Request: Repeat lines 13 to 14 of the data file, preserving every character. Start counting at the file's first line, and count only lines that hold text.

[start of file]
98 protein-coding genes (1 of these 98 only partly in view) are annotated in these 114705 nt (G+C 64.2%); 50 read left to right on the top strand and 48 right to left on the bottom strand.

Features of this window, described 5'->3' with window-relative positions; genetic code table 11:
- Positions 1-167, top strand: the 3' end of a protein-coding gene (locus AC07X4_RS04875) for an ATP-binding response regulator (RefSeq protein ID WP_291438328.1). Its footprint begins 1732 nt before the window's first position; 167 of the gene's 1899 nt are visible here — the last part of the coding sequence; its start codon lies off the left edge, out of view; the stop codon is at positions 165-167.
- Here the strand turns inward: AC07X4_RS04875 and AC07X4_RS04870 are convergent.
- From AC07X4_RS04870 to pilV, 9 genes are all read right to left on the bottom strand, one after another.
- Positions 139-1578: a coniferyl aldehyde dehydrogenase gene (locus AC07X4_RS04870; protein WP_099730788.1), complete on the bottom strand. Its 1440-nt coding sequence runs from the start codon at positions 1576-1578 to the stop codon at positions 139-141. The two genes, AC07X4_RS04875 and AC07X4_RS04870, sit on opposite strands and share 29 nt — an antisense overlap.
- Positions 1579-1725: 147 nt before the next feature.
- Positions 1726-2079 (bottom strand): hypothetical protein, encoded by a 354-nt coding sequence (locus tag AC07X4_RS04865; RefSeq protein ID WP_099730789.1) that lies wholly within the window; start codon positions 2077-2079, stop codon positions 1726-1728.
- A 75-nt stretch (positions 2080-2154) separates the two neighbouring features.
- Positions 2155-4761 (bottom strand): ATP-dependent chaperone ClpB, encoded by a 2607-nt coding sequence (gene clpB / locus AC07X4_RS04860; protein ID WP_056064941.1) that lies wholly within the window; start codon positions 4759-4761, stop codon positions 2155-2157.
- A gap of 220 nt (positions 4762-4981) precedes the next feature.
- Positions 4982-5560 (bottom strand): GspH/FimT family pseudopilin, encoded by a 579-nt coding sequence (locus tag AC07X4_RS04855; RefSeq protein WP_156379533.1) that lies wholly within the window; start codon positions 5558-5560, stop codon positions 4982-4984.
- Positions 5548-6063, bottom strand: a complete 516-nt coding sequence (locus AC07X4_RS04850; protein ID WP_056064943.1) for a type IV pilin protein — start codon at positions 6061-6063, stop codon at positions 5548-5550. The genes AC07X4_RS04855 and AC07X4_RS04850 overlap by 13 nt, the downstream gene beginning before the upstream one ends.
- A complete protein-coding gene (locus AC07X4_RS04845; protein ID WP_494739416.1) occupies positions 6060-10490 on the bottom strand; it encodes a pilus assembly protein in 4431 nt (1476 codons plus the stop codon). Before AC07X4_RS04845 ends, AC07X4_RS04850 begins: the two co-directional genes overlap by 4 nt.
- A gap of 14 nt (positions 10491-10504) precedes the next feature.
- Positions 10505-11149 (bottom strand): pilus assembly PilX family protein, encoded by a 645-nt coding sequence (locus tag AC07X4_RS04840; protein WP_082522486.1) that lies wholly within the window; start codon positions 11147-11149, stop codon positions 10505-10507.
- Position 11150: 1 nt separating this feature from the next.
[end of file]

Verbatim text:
- Positions 5548-6063, bottom strand: a complete 516-nt coding sequence (locus AC07X4_RS04850; protein ID WP_056064943.1) for a type IV pilin protein — start codon at positions 6061-6063, stop codon at positions 5548-5550. The genes AC07X4_RS04855 and AC07X4_RS04850 overlap by 13 nt, the downstream gene beginning before the upstream one ends.
- A complete protein-coding gene (locus AC07X4_RS04845; protein ID WP_494739416.1) occupies positions 6060-10490 on the bottom strand; it encodes a pilus assembly protein in 4431 nt (1476 codons plus the stop codon). Before AC07X4_RS04845 ends, AC07X4_RS04850 begins: the two co-directional genes overlap by 4 nt.